A Dialogue Between Amity Shlaes and Paul Volcker, former chairman of the Federal Reserve Bank
Amity Shlaes: I like Coolidge, but do you, Paul, think he matters? Coolidge was president in the 1920s. That’s a long time ago.
Paul Volcker: Well there are some parallels to current times. During his time, Coolidge was under great pressure, much like today. Even before he was president, as governor of Massachusetts, Coolidge was forced into the Boston police strike. He took a principled stance.
AS:You mean, he fired the police, who were good people. But he felt he had to fire them, because Boston fell into chaos when they left their post.
PV: Yes, that attracted a lot of attention, and for good reason. He was a good man himself. Sometimes I wish we had more principled men serving in government now.
AS: Is that kind of principled action even possible today?
PV: It is obviously difficult. But in the area of monetary policy the received wisdom has been that by removing decision-making a bit away from raw political life, you have a better chance of following reasonable, disciplined policy, and taking a longer term view. That is the hope.
AS: Coolidge tried to live a clean life. Harding had partied. Does that matter?
AS: What about the Federal Reserve Bank’s policy in the late teens and early 1920s? The Fed’s boss then, W.P.G. Harding, took a lot of criticism for supporting tightening.
PV: Central banking theory was not very well developed in those days, and it certainly was not well developed in the United States. But there was a sense that since there was inflation, raising interest rates was appropriate. The policy was not terribly active; there were no concerted open market operations in those days. The Federal Reserve was more reactive than an initiating instrument. It so happened they had a big inflation followed by a big, but short, recession. There are debates to this day as to whether the Federal Reserve failed to react soon enough given the depth of the recession or whether the hands-off attitude led to the rapid recovery after they dealt with the inflation.
AS: At the Federal Reserve W.P.G. Harding raised interest rates 300 basis points, which was basically doubling it, to squeeze out inflation.
PV: 300 basis points is nothing anymore (laughs).
AS: Congress blamed the fed’s head back then for the recession. Is it hard to be the Fed Head when people blame you for recession? You had recessions.
PV: Of course! You’re willing to experience it once, you don’t like to have one twice.
AS: Are there ways Coolidge was better than Ronald Reagan? Or, at the least, does Silent Cal warrant an upgrade?
PV: Coolidge is forgotten and Reagan is a hero. Coolidge had the police strike, Reagan had the strike of the air traffic controllers. Coolidge didn’t like to spend money, Reagan liked to reduce taxes.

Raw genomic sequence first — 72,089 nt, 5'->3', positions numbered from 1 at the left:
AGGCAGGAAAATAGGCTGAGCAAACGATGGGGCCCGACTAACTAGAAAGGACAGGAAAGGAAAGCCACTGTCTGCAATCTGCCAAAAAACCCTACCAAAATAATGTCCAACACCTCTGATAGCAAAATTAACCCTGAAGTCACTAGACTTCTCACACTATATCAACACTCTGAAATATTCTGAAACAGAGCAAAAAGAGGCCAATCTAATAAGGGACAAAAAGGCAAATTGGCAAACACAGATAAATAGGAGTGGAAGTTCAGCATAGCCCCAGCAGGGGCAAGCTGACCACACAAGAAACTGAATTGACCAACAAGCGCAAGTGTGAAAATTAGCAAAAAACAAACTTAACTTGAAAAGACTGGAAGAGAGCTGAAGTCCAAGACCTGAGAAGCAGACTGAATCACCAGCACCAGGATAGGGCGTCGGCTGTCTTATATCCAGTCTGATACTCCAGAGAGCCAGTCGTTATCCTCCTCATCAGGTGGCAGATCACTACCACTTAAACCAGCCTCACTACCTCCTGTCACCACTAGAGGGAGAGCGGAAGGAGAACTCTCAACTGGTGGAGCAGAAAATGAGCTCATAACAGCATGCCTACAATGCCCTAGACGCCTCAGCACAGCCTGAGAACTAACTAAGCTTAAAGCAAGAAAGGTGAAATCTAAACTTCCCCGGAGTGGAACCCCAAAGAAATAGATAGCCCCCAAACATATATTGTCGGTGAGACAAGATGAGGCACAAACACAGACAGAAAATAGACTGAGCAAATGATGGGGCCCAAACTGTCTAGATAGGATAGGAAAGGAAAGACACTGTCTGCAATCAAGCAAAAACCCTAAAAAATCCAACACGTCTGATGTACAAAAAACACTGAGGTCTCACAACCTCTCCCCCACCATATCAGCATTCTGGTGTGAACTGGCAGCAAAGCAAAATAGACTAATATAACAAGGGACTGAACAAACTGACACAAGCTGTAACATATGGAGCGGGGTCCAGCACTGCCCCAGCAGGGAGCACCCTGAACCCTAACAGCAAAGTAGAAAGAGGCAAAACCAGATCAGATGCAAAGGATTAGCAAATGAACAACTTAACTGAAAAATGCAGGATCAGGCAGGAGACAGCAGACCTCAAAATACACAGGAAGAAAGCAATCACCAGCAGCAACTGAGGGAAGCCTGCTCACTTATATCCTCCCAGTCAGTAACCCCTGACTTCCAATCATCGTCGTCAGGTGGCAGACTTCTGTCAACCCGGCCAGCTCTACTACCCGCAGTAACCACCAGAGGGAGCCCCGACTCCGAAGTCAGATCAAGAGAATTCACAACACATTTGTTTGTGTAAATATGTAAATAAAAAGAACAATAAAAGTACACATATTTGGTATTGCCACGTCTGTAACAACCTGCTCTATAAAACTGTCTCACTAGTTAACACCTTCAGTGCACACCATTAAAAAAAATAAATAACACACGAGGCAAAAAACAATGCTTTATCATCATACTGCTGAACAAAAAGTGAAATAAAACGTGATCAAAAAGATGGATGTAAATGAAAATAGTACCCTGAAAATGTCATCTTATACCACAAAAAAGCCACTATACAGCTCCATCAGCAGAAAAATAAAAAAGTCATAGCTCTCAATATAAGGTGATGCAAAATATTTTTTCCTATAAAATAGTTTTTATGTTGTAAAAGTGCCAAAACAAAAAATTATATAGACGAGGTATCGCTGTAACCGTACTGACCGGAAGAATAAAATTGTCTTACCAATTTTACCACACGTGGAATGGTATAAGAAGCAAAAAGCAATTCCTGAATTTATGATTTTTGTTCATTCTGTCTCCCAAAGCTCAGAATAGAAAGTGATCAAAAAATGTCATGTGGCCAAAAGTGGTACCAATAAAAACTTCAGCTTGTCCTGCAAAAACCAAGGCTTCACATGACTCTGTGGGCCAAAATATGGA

AS: What’s important?
PV: Coolidge balanced the budget. Saving, we don’t do that anymore. Instead we rely on Social Security and government. Now we fight about all the entitlements, those programs didn’t even exist back in Coolidge’s day.
AS: What’s your summary?
PV: What we understood was that Coolidge was kind of a do-nothing president. He took over for Harding, he was an honest guy, he was kind of open and frugal, but that was it. But in fact there’s so much to learn from Coolidge. Any president is going to face a lot of problems and Coolidge faced up to them. He produced, after Harding, honest government. He contributed to some degree of trust in government. Americans today need to read Amity’s biography to learn more about him.
Rated below average in historians’ polls, Calvin Coolidge was a satisfactory president to the 1920s electorate, which certainly would have voted him back had he run in 1928. That he declined fit with the self-restraint of Coolidge, whose roots in rural Vermont Shlaes explores in this comprehensive biography. She infuses her narrative with Coolidge’s abhorrence of debt and practice of parsimony, personal principles he scaled up to federal size with his budget-cutting, tax-reducing policies. In addition to frugality, law and order was another salient Coolidge precept, which made him presidential timber when, as Massachusetts governor, Silent Cal broke a Boston police strike with the lapidary saying, “There is no right to strike against the public safety by anybody, anywhere, anytime.” Behind the stern public visage, Shlaes shows a Coolidge of feelings, close to his father, pained by the deaths of a sister and a son, and, at times, jealous of his attractive, gregarious wife. Wedged between Progressives and New Dealers, Coolidge may be fated to be a laissez-faire anachronism, but one whose record Shlaes meticulously and fluidly presents for history readers to judge. --Gilbert Taylor